Prepare dfree script

Following script provides remaining space in subvolume  in required for samba format (I call it as

host:# touch /BACKUP/
host:# chmod +x /BACKUP/
host:# vi /BACKUP/

STR=$(/usr/bin/sudo /bin/btrfs qgroup show -rF --raw $1 | /usr/bin/tail -1)

SIZE=$(/usr/bin/expr `/bin/echo $STR | /usr/bin/cut -d \  -f 4` / 1024)
USED=$(/usr/bin/expr `/bin/echo $STR | /usr/bin/cut -d \  -f 2` / 1024)
AVAIL=$(/usr/bin/expr $SIZE - $USED)

/bin/echo $SIZE $AVAIL

Biggest problem that btrfs tool must be run a root but samba service doesn’t have root permissions.

So, you have to grant necessary permissions with sudo.

Please add following rows to /etc/sudoers.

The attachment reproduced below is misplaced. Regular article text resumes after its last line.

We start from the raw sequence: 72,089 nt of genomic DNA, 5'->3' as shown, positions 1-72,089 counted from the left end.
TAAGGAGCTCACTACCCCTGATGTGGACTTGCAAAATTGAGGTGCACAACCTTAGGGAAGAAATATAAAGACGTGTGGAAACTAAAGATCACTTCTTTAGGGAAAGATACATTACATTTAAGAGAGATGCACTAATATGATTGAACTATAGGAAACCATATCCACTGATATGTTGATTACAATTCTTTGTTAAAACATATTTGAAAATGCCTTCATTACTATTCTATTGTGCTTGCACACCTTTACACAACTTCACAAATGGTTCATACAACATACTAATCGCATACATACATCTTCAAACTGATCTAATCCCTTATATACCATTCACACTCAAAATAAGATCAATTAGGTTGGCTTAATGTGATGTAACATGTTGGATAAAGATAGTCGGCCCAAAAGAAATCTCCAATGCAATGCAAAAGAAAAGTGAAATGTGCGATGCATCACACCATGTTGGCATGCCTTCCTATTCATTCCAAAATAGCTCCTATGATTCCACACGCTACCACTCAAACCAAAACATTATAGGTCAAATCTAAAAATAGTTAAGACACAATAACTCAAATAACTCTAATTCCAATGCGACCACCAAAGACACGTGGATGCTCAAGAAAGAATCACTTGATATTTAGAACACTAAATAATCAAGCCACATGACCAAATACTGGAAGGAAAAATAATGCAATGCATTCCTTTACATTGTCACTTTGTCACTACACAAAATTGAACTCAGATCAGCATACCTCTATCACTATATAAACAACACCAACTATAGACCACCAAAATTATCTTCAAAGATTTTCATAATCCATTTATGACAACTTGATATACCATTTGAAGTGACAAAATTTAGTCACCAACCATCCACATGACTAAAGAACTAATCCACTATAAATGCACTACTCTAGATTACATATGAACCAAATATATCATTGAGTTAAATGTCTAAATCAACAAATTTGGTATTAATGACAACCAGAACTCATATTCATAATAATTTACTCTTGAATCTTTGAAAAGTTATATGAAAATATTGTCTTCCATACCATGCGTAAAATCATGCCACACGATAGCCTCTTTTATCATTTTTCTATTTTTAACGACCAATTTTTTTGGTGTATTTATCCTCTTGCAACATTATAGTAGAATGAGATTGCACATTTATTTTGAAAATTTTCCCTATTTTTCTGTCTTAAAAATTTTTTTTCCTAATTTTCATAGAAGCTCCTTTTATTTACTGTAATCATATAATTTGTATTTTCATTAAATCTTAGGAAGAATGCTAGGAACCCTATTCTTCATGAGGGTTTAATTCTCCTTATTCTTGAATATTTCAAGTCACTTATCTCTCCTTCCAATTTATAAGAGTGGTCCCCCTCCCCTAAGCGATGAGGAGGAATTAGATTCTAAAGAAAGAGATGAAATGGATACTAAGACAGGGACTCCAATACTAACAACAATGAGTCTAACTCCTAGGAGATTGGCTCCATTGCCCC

ALL ALL=(ALL) NOPASSWD: /bin/btrfs

Moreover you have to add SUID bit to the script

host:# chmod +s /BACKUP/

Add following row to your samba sare configuration:

dfree command = /BACKUP/ 

So, your configuration for Time Capsule will look like this:

[TimeMachine Home]
        path = /BACKUP/%U
        writable = yes
        durable handles = yes
        kernel oplocks = no
        kernel share modes = no
        posix locking = no
        vfs objects = catia fruit streams_xattr
        ea support = yes
        browseable = yes
        read only = No
        inherit acls = yes
        fruit:time machine = yes
        fruit:aapl = yes
        spotlight = yes
        create mask = 0600
        directory mask = 0700
        comment = Time Machine
        dfree command = /BACKUP/ 

Now you have to add samba user accordingly to the article “Configure your Linux based NAS as a TimeCapsule”.

Please remember that in this configuration your subvolume must have the same name as samba user for backup.


Please ask any question in the comments for the article.